The new API is described in the DocBook'd code comments in the patch; scroll down for details. (Although I've had trouble actually getting the DocBook documentation to build properly -- I'd welcome any tips).

Once the API has settled down I'll submit it for inclusion: I think it would be good if it made it into 2.4.0, but if you don't agree please voice your objections.

The DocBook code comments in the patch explained:

This function is used to create a hierarchy of files and directories in procfs.

The format for a file is "name:contents", where name is the filename, and contents is zero or more format codes (described below). The contents may be prefixed with an asterix ("*") to specify that the file is to be created root writable. Otherwise file permissions are readable by all, writable by none.

The format for a directory is "name/{contents}", where name is the directory name, and contents are zero or more files or directories, separated by commas. Directory permissions are always readable and executable by all.

The valid format codes are:

%d - Decimal integer, input and output. Supply an (int *) as the argument.

%x - Hexadecimal integer, input and output. Supply an (int *) as the argument.

%s - Zero-terminated string, output only. Supply a (char *) as the argument.

%v - "Virtual" entry, supply a (struct proc_dir_entry **) pointer as the argument and this will be set the the entry that is created. This allows you to either tweek the settings once the entry is created. For instance, you may use this to arbitrarily set the read_proc and write_proc functions.

The function returns zero on success, and a negative error code on an error. Check the source for the meaning of the error code.

Example use is:

int beta;
char gamma[] = "Gamma";
struct proc_dir_entry *entry;
create_proc_entries(NULL, "alpha/{beta:%d,gamma:%s%v}", &beta, gamma, &entry, NULL);
entry->uid = 500;

6. SSL Accelerator Cards

11�Apr�2000�-�16�Apr�2000 (7 posts) Archive Link: "SSL Accelerator cards"

Topics: Networking, PCI

People: Michael T. Babcock,�Dan Kegel

Michael T. Babcock asked if anyone was working on support for crypto-accelerator cards such as the Compaq AXL 200 SSL card. He added, "I realise that true support for such beasts would need to be done within the software (such as Apache), but cryptographic module hooks in the kernel (as NT now does) would probably be useful for plugging drivers into." There was some small discussion, and Dan Kegel posted a bunch of relevant URLs. Later, he added that after more research, he'd put up a dedicated SSL web page. He also described:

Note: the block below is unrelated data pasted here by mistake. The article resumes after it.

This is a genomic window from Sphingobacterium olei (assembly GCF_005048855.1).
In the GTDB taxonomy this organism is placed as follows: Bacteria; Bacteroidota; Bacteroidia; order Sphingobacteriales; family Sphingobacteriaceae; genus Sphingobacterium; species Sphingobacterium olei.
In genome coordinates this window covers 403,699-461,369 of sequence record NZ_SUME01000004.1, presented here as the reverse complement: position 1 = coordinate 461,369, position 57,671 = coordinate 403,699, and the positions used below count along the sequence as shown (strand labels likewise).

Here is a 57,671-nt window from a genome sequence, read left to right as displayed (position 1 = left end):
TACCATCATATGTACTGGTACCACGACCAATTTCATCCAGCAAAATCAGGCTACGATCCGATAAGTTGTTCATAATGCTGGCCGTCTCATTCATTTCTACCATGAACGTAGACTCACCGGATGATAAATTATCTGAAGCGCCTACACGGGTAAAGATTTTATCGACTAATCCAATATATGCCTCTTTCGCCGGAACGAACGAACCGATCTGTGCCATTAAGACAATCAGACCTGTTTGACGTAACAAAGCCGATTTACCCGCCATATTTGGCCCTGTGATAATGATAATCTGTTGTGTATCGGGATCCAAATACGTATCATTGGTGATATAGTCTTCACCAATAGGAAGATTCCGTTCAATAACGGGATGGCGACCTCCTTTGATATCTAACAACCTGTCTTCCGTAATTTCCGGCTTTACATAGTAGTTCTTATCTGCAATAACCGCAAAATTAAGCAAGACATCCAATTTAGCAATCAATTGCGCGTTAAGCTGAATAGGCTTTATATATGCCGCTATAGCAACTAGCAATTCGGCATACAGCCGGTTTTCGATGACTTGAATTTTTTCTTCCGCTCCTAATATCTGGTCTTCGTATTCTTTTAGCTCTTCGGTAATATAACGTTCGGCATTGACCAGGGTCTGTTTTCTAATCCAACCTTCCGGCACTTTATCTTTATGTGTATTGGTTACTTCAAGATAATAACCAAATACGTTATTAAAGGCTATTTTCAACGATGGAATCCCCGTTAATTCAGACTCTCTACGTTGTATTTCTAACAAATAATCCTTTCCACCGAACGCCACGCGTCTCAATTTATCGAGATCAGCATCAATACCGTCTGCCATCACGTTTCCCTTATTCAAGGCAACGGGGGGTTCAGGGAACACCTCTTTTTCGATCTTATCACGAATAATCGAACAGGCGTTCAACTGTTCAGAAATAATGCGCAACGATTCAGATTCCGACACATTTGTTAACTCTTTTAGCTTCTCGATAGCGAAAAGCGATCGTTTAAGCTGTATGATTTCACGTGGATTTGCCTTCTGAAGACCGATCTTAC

I list a bunch of products and several reviews on that page. Here are the vendors that make PCI cards that support Linux:

Phobos makes a transparant SSL proxy thingy for $1900 that might do nicely, and wouldn't require any software changes. It can live in a Linux box, but it just gets power and configuration from the PCI bus; all data goes via ethernet only, not the PCI bus.

nCipher makes a fast card that supposedly supports both Solaris and Linux. It probably goes for a little more than the Phobos card, and can handle 75 or so SSL connections / second.

IBM makes a well-supported crypto coprocessor, but it's based on a 486, and you just have to wonder :-)

7. User Mode Port In The Main Tree

11�Apr�2000�-�13�Apr�2000 (6 posts) Archive Link: "user-mode port 0.19-2.3.99-pre4"

Topics: User-Mode Linux

People: Jeff Dike,�Alan Cox,�Pavel Machek

Jeff Dike announced the latest release of the user-mode Linux port and gave URLs to the SourceForge page and the actual files. Pavel Machek really liked it, and asked if Jeff would be submitting it to Linus for inclusion in the main tree. Jeff replied, "My plan is to submit it to Linus when he opens up 2.5. I'm also thinking about seeing about getting it into an early 2.4. If those IBM people can get the S390 port into 2.2, I think I ought to be allowed to get um into 2.4..." Alan Cox replied, "S/390 is a target for early 2.4 or 2.4pre too. I'd like to see UML in. Its security value for isolating virtual machines is fascinating." Jeff did a little jig, and asked:

Are there guidelines anywhere about how best to submit a largish body of code so it doesn't get dinged for non-functional reasons? One thing that I know about is changing my 2-char indents to 8-char ones. Are there others?